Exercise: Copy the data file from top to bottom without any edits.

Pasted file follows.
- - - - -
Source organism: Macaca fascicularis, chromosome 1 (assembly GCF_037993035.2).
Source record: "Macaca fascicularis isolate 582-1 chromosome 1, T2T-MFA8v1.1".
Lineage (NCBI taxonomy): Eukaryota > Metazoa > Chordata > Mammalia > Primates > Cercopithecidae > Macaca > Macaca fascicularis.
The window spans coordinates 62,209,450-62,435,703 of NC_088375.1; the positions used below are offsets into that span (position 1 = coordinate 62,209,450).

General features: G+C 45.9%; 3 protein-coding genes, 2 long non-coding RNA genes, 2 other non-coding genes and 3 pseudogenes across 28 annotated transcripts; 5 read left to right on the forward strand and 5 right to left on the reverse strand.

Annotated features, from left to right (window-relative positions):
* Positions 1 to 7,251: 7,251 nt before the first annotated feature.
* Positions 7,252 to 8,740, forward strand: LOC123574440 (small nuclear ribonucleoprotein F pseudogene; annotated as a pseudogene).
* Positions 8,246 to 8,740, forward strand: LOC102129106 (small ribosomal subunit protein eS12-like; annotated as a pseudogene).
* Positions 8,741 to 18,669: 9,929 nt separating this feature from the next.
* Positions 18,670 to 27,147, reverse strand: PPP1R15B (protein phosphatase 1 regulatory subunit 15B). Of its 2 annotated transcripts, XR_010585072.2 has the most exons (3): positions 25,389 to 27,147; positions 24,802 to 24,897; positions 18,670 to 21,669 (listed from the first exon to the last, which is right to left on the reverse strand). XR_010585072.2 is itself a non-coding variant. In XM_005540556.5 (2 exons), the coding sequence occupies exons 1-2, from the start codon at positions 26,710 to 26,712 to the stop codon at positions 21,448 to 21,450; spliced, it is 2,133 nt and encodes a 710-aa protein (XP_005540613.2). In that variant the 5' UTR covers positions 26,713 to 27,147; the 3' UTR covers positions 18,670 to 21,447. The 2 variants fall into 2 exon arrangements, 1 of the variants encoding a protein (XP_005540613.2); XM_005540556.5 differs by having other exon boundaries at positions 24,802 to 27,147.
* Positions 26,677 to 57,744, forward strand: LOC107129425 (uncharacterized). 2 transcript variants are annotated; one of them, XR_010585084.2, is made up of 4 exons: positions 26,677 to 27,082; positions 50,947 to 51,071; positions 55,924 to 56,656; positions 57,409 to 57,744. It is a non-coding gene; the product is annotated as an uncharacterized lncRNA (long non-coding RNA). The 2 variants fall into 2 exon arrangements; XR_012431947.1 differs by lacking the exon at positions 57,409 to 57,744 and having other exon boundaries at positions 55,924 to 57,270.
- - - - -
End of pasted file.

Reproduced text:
Source organism: Macaca fascicularis, chromosome 1 (assembly GCF_037993035.2).
Source record: "Macaca fascicularis isolate 582-1 chromosome 1, T2T-MFA8v1.1".
Lineage (NCBI taxonomy): Eukaryota > Metazoa > Chordata > Mammalia > Primates > Cercopithecidae > Macaca > Macaca fascicularis.
The window spans coordinates 62,209,450-62,435,703 of NC_088375.1; the positions used below are offsets into that span (position 1 = coordinate 62,209,450).

General features: G+C 45.9%; 3 protein-coding genes, 2 long non-coding RNA genes, 2 other non-coding genes and 3 pseudogenes across 28 annotated transcripts; 5 read left to right on the forward strand and 5 right to left on the reverse strand.

Annotated features, from left to right (window-relative positions):
* Positions 1 to 7,251: 7,251 nt before the first annotated feature.
* Positions 7,252 to 8,740, forward strand: LOC123574440 (small nuclear ribonucleoprotein F pseudogene; annotated as a pseudogene).
* Positions 8,246 to 8,740, forward strand: LOC102129106 (small ribosomal subunit protein eS12-like; annotated as a pseudogene).
* Positions 8,741 to 18,669: 9,929 nt separating this feature from the next.
* Positions 18,670 to 27,147, reverse strand: PPP1R15B (protein phosphatase 1 regulatory subunit 15B). Of its 2 annotated transcripts, XR_010585072.2 has the most exons (3): positions 25,389 to 27,147; positions 24,802 to 24,897; positions 18,670 to 21,669 (listed from the first exon to the last, which is right to left on the reverse strand). XR_010585072.2 is itself a non-coding variant. In XM_005540556.5 (2 exons), the coding sequence occupies exons 1-2, from the start codon at positions 26,710 to 26,712 to the stop codon at positions 21,448 to 21,450; spliced, it is 2,133 nt and encodes a 710-aa protein (XP_005540613.2). In that variant the 5' UTR covers positions 26,713 to 27,147; the 3' UTR covers positions 18,670 to 21,447. The 2 variants fall into 2 exon arrangements, 1 of the variants encoding a protein (XP_005540613.2); XM_005540556.5 differs by having other exon boundaries at positions 24,802 to 27,147.
* Positions 26,677 to 57,744, forward strand: LOC107129425 (uncharacterized). 2 transcript variants are annotated; one of them, XR_010585084.2, is made up of 4 exons: positions 26,677 to 27,082; positions 50,947 to 51,071; positions 55,924 to 56,656; positions 57,409 to 57,744. It is a non-coding gene; the product is annotated as an uncharacterized lncRNA (long non-coding RNA). The 2 variants fall into 2 exon arrangements; XR_012431947.1 differs by lacking the exon at positions 57,409 to 57,744 and having other exon boundaries at positions 55,924 to 57,270.